Anti-abortion media ran with similar arguments, emphasizing that Democrats and pro-choice activists failed to unseat politicians in certain races where they made abortion rights central. “Texas Pro-Life Republicans Win Every Race After Democrats Promised to Beat Them for Banning Abortions,” read one report in LifeNews. “Every Pro-Life Republican Governor Who Signed an Abortion Ban Won Re-Election” read another.
John Gizzi, the chief political correspondent for the right-wing NewsMax, published analysis concluding that arguments that abortion hurt Republican candidates are “just a lot of bunk” by “big media” and those who want abortion rights. “In race after race, abortion was not the deciding factor,” he argued, and pointed to New York, where anti-abortion gubernatorial candidate Lee Zeldin over-performed, and nine out of 10 anti-abortion Republicans won congressional seats. “In many significant races across the U.S., Democrats used the abortion card without success,” Gizzi added.
Other conservative writers joined in to say the results were not as bad as the left suggested. “Despite setbacks, despair is unwarranted,” concluded Jonathon Van Maren in First Things magazine. John McCormack, the Washington correspondent for National Review, described the results as “messy” but noted that there was no evidence Senate candidates paid a price for embracing a 15-week federal abortion ban. “For all the disappointment some Republicans felt on election night, a clean sweep for incumbent GOP governors was no small thing,” he added. “By protecting the Senate filibuster at the federal level, pro-lifers ensured the survival of state laws that have taken effect since Roe … and lived themselves to fight another day.”
And rather than losing because they embraced unpopular positions on abortion, as Jensen, the gubernatorial candidate from Minnesota, asserted, some conservative writers argued candidate quality was the far more persuasive explanatory variable. “I’ll put it plainly: Donald Trump continues to be a significant drag on the GOP,” wrote Alexandra DeSanctis in the National Review. “Nearly every single one of his handpicked candidates failed or underperformed relative to other Republicans, in an economic climate highly favorable to the GOP. That’s the story of last night’s midterms.”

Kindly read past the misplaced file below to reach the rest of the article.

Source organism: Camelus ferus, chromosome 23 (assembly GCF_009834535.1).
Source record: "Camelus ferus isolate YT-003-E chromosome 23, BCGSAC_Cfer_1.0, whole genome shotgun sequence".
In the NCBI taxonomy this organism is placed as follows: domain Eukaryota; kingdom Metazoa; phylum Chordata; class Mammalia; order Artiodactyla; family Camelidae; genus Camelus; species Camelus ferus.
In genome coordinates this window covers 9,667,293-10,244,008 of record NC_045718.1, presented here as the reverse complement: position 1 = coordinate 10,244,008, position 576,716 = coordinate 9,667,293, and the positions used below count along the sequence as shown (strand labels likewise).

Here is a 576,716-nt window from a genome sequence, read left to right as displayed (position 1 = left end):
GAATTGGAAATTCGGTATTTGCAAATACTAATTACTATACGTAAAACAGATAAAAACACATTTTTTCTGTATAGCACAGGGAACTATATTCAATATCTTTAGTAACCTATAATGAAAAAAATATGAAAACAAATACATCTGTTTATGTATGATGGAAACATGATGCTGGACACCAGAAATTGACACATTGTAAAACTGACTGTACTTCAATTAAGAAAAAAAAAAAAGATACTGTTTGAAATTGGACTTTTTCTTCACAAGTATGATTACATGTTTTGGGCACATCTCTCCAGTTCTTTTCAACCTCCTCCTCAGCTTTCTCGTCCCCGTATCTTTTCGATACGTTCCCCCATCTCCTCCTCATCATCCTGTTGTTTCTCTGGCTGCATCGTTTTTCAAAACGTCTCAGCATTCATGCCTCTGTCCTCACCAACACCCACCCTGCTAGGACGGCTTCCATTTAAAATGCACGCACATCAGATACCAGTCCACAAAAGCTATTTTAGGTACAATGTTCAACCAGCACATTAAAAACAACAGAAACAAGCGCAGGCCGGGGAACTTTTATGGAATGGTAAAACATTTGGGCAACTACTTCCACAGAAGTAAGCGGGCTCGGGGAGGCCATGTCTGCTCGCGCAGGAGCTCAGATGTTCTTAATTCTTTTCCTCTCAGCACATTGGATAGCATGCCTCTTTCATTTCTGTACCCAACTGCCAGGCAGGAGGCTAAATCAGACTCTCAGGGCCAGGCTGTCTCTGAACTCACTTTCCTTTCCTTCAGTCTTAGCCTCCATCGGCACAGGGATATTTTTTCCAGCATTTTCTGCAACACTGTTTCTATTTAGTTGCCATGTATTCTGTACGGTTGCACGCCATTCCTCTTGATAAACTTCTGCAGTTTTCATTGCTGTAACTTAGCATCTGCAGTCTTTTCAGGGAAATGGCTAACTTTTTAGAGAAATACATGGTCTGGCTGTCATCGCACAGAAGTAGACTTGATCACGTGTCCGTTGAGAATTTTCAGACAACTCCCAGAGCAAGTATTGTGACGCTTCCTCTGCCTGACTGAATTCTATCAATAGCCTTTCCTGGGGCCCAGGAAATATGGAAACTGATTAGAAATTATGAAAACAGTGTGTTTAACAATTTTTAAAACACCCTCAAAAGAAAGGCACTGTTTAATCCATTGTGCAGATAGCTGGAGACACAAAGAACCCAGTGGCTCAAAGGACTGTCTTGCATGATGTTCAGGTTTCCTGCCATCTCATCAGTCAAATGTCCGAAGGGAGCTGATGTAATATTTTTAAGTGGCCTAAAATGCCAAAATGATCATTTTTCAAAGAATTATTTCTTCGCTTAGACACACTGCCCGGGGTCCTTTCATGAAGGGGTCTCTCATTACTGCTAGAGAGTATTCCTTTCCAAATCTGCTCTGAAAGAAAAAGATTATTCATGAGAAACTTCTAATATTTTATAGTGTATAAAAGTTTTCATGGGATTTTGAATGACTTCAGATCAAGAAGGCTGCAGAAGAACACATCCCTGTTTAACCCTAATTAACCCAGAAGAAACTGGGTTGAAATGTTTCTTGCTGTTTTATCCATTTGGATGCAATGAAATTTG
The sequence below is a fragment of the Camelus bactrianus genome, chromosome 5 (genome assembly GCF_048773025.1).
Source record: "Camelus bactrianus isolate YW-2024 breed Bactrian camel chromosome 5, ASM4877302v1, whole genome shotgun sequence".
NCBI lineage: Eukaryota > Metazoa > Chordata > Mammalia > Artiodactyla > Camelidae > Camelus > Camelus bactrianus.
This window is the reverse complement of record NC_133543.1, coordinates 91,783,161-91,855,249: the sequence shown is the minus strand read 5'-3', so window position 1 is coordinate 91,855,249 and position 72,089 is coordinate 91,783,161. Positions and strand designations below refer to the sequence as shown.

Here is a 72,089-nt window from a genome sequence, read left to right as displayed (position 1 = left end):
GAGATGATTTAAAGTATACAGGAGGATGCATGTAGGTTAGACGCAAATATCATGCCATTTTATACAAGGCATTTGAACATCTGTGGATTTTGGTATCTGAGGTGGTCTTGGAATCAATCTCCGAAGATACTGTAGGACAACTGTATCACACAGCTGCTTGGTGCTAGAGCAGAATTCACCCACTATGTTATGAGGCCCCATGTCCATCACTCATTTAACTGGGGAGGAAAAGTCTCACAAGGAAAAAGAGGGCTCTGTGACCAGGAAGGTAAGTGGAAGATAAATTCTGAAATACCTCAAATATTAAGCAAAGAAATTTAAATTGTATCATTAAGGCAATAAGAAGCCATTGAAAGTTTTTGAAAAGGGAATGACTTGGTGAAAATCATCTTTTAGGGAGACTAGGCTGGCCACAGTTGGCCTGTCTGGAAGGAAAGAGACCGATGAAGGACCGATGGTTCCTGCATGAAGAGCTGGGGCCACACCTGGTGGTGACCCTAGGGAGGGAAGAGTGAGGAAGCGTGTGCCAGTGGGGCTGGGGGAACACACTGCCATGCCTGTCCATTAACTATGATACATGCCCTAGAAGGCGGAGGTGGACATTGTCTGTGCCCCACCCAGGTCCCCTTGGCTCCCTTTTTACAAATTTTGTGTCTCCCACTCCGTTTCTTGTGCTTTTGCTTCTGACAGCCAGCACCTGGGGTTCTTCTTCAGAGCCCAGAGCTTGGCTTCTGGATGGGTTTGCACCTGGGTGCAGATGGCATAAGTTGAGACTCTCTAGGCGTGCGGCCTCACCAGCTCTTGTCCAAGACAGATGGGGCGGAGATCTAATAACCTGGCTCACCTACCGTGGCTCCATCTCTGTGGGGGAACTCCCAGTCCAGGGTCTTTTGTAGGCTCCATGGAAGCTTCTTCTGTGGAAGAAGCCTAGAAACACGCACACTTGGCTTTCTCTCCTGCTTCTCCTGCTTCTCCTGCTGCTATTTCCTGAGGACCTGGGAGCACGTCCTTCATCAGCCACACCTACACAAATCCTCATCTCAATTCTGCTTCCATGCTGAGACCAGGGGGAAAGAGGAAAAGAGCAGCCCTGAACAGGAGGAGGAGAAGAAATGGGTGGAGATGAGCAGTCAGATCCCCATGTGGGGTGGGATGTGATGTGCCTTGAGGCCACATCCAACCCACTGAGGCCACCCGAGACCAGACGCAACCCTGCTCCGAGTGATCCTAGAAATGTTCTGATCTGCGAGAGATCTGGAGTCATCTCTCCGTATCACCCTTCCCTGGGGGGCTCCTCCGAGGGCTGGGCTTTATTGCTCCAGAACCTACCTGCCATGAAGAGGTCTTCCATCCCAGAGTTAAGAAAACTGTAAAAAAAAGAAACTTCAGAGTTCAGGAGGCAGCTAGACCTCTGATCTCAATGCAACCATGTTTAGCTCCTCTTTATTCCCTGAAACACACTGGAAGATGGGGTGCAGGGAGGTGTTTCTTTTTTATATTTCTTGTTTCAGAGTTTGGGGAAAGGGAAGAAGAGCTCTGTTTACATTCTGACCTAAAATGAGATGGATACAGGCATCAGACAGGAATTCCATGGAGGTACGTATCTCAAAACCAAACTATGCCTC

Other conservatives say the midterms show the need to stake out more popular positions
Not all conservatives are viewing the midterm results with rose-tinted glasses.
William Saletan, a writer for The Bulwark, a center-right news outlet, published an analysis calling abortion “decisive” in the midterms and said Republican candidates paid the price. Using national exit polls and a separate study overseen by the Associated Press, Saletan concluded the Dobbs decision influenced which candidates people voted for, and whether they voted at all. “Politically, the result is clear,” he wrote. “Most voters are pro-choice. They don’t like what the Court did.”
Several pieces argued the results reflect the weaknesses of the anti-abortion movement. In an op-ed entitled “Pro-lifers were the midterms’ biggest losers,” writer Ben Kew said the results show “hardline abortion restrictions” will hurt Republicans, and one solution could be to rally behind the “safe, legal, and rare” position espoused by Clinton. “Yet in these febrile and divided political times, anyone expecting an amicable compromise is likely to be in for a very rude awakening,” he concluded pessimistically.
Aaron Renn, who runs a Substack focused on Christianity and politics, said the anti-abortion movement is “dead in the water” and emphasized the degree of actual support from Republican legislators has been vastly inflated in the past. “Conservative Christians need to understand that the majority of the public simply does not agree with their social positions,” he wrote. “This is going to be a painful adjustment for a lot of people who are used to thinking of themselves as a ‘moral majority.’”